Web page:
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One in 100 pupils affected by ME

13th December 2011
A study has said that one in 100 pupils in UK schools could be regularly missing school because they suffer from Myalgic Encephalomyelitis (ME).

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Chronic fatigue syndrome causes extreme tiredness, moodiness, concentration and memory difficulties.
Approximately 250,000 people are believed to suffer from the condition in the UK
The researchers, from the University of Bristol, studied 2,855 pupils at three schools and found 28 were absent from school with the condition.
They looked at all the pupils from the ages of 11-16 at three schools in Bath, and singled out 461 pupils who had been absent from school for one day a week or more over a six week period.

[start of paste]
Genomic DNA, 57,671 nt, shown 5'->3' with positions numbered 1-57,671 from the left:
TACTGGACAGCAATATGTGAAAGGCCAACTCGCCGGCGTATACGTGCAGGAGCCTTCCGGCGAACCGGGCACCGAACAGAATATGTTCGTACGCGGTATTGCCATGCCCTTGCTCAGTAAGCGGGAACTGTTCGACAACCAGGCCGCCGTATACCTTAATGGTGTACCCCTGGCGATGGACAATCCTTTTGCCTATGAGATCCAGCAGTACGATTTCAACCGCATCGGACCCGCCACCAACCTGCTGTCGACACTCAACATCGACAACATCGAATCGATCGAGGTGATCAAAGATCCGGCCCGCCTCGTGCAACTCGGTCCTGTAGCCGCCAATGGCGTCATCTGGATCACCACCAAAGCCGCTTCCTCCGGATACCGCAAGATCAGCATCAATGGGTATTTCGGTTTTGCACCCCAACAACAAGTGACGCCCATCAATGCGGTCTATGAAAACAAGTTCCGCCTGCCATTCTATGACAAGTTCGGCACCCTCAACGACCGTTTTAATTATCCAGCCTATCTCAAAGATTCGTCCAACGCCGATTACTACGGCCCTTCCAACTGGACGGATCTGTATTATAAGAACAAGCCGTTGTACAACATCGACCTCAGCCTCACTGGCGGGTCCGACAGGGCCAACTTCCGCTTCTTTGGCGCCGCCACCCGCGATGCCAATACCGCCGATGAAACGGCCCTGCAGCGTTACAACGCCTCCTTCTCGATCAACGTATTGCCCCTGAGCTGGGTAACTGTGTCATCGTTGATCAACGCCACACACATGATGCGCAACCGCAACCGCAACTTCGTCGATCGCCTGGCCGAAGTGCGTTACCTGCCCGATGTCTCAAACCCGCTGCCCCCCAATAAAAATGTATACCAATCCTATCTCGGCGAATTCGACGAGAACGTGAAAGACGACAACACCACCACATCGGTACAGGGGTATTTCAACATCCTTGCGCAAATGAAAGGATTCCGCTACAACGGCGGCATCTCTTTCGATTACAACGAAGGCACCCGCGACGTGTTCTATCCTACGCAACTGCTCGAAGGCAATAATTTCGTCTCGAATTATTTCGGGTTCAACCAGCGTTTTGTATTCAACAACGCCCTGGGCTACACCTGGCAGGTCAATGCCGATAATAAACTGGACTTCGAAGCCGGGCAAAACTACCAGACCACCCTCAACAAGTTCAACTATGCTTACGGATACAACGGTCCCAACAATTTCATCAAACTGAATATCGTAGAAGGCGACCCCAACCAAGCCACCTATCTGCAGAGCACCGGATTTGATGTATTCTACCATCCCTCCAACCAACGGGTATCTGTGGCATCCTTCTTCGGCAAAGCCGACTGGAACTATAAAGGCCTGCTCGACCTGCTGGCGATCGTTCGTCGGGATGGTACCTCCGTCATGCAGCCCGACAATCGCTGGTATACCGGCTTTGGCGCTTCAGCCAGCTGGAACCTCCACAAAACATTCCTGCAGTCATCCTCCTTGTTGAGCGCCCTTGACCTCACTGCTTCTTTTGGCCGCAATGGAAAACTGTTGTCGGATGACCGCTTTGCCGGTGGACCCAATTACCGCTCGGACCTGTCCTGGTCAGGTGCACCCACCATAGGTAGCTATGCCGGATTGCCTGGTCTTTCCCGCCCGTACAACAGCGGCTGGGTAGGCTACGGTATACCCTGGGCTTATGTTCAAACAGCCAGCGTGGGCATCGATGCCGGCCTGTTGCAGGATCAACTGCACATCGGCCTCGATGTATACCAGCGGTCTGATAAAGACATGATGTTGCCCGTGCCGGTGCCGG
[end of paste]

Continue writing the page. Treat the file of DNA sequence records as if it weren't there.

Although five pupils had previously been diagnosed with chronic fatigue syndrome, another 23 cases were discovered by the researchers.
The researchers said 1% of children had ME and the condition caused 6% of the large number of absences.
Dr Esther Crawley, one of the team, told the BBC: "The impact of missing school is potentially devastating."
The chief executive of the Association of Young People with ME, Mary-Jane Willows, said the issues arising from the condition were "horrendous" and that "1% is a phenomenal number. It proves the problem we're up against".
She added: "I would say that it is on the lean side, it is at least 1%, there is a hidden population out there."

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